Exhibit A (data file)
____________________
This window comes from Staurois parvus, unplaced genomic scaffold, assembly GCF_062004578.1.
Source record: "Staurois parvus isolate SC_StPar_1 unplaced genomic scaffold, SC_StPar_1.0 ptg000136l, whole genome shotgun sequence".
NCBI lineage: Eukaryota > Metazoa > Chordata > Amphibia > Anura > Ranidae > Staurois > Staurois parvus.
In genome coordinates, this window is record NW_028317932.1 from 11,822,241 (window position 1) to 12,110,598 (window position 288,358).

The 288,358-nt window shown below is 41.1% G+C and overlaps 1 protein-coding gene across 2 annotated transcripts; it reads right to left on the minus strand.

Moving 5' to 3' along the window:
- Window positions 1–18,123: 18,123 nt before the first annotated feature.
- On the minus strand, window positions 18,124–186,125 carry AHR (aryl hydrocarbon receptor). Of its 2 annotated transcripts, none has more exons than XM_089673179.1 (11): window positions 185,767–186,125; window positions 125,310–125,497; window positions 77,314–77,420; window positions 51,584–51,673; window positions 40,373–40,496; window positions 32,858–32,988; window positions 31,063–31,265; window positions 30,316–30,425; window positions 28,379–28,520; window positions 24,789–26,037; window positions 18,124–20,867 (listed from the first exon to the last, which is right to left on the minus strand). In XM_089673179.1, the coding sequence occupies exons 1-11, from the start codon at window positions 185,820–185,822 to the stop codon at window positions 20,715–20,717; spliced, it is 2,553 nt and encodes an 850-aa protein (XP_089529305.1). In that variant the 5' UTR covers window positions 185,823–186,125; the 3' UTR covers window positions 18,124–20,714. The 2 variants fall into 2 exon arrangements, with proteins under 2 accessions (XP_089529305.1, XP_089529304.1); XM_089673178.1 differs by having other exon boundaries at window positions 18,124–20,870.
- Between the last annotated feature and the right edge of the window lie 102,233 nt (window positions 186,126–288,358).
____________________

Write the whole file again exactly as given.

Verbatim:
This window comes from Staurois parvus, unplaced genomic scaffold, assembly GCF_062004578.1.
Source record: "Staurois parvus isolate SC_StPar_1 unplaced genomic scaffold, SC_StPar_1.0 ptg000136l, whole genome shotgun sequence".
NCBI lineage: Eukaryota > Metazoa > Chordata > Amphibia > Anura > Ranidae > Staurois > Staurois parvus.
In genome coordinates, this window is record NW_028317932.1 from 11,822,241 (window position 1) to 12,110,598 (window position 288,358).

The 288,358-nt window shown below is 41.1% G+C and overlaps 1 protein-coding gene across 2 annotated transcripts; it reads right to left on the minus strand.

Moving 5' to 3' along the window:
- Window positions 1–18,123: 18,123 nt before the first annotated feature.
- On the minus strand, window positions 18,124–186,125 carry AHR (aryl hydrocarbon receptor). Of its 2 annotated transcripts, none has more exons than XM_089673179.1 (11): window positions 185,767–186,125; window positions 125,310–125,497; window positions 77,314–77,420; window positions 51,584–51,673; window positions 40,373–40,496; window positions 32,858–32,988; window positions 31,063–31,265; window positions 30,316–30,425; window positions 28,379–28,520; window positions 24,789–26,037; window positions 18,124–20,867 (listed from the first exon to the last, which is right to left on the minus strand). In XM_089673179.1, the coding sequence occupies exons 1-11, from the start codon at window positions 185,820–185,822 to the stop codon at window positions 20,715–20,717; spliced, it is 2,553 nt and encodes an 850-aa protein (XP_089529305.1). In that variant the 5' UTR covers window positions 185,823–186,125; the 3' UTR covers window positions 18,124–20,714. The 2 variants fall into 2 exon arrangements, with proteins under 2 accessions (XP_089529305.1, XP_089529304.1); XM_089673178.1 differs by having other exon boundaries at window positions 18,124–20,870.
- Between the last annotated feature and the right edge of the window lie 102,233 nt (window positions 186,126–288,358).